АвторAuthor: Oleksandr Nikitin | Translation:
17 August 2022
Before the war, Anna Bokova lived with her family in Bakhmut. The woman was actively engaged in social activities and worked as a local journalist. A few days before the start of the war, Anna was advised to be ready to leave the city, because the occupiers had already had lists of people with a pro-Ukrainian position. On February 25, Anna and her family left Bakhmut. Thanks to friends from the yogi movement, the family found temporary refuge in Romania, and is now living in Germany. The woman told her story exclusively for the “Monologues of the War”.
“After the events of 2014, most people seem to have woken up and understood that they no longer want to lose their city.” I am a trained engineer, but after the birth of my second child in 2009, I began to try myself in the field where I always wanted to work, in journalism. At first I wrote for a local newspaper, and then I was invited to work for the first online news website in Bakhmut. Since 2011 I have been a professional journalist.
After 2014, the situation in Bakhmut changed a lot for me personally. It was an eye-opener for me that there were people around me who wanted to live in russia. And all these rallies that we saw in the spring of 2014 changed my worldview. It was very scary to realize that there are such people around. Unfortunately, they were also among my nearest. At that time, Bakhmut was occupied for several months. I have quite unpleasant memories about that time. We experienced a small death when we saw all this. We were very happy that the occupation did not last long and the Ukrainian military had the opportunity to enter the city and hang our flag on the city council. After these events, most people seemed to have woken up and realized that they no longer wanted to lose their city like this. And I was among those people. During the occupation we united into the “Ukrainian Bakhmut” organization, which is still active today. Many different people were there. Active volunteering began in 2014-15. And, gradually, when there was no longer such a danger of the city being attacked, people began to do their own things, which seemed to them more important than just volunteering. Then we started to engage in public activities and the organization was officially registered. The website “Bakhmut In.Ua” was created with donor funds. Our activity had several directions. As journalists, we tried to cover the work of volunteer organizations. We also explained to people how local self-government works, cooperated with young people and told them why it is important to take part in the elections, to vote for people who will not just buy you some grocery sets, but for those who have programs and who are really able to change something in this or that community. We spoke about legislation and its functions, helped the development of public organizations and the youth movement. We were doing it all the time before the war. On February 25, we were going to hold the final event of one of our big projects, where local public organizations were supposed to present their initiatives. One of them was the creation of a public hub. This event was in development for a long time, but on February 24, with the first explosions, we realized that it wouldn’t happen. So we started calling people who were supposed to come to us from Kyiv.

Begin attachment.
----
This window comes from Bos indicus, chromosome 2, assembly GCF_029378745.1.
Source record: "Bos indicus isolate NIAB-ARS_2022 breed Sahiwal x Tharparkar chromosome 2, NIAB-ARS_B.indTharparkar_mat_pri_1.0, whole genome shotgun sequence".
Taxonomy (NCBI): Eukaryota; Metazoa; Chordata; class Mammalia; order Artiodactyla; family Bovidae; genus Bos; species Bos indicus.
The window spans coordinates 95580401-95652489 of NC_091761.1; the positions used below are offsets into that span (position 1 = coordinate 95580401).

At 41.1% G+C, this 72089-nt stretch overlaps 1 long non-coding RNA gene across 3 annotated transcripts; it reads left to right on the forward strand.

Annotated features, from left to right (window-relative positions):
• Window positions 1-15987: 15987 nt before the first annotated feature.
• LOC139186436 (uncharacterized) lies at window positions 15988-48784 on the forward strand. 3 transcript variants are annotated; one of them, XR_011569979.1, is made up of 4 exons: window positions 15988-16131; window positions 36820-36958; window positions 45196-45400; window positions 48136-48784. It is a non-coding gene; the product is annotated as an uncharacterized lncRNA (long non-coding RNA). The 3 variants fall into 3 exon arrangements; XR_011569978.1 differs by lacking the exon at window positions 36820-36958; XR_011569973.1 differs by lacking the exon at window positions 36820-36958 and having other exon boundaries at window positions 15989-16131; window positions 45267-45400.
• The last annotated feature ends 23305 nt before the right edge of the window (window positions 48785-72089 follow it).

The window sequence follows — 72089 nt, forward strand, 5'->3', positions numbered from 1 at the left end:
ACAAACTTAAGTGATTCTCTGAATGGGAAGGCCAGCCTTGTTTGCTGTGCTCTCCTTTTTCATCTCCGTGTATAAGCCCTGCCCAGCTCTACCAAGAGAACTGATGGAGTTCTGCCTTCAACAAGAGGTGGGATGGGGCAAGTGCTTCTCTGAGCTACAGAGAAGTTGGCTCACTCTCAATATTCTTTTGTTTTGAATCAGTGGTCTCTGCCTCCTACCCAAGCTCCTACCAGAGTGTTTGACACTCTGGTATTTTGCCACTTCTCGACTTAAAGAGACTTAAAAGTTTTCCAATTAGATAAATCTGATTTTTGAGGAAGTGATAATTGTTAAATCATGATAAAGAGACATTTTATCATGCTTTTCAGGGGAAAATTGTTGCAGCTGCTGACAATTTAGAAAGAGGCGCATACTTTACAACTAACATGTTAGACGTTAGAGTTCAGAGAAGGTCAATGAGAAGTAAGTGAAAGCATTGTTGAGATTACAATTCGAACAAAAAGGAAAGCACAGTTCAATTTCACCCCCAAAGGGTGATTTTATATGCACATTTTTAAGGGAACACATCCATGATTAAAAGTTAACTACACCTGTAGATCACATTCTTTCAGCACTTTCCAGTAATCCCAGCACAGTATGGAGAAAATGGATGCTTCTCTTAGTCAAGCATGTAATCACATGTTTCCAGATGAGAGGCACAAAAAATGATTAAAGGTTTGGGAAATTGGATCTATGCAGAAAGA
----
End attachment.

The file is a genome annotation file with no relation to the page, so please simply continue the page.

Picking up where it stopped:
We switched to the Ukrainian language on the website quite a long time ago, being the first among the Bakhmut mass media. We tried to show what active people, patriots and patriotic organizations were up to. In general, the original goal with which we created this site was to cover the work of volunteers. After all, at the beginning of the war in 2014, I worked on a local website owned by the mayor’s family. When there were elections to the Verkhovna Rada in 2014, I was fired because they didn’t like that I was writing so much about volunteers. So, we realized that we don’t have such a platform where we could cover our work. So we created our website. A lot has changed in the organization itself since then. Many people left it and created their own organizations. We also chose our own direction — monitoring the work of city self-government, and also educational, public and informational activities.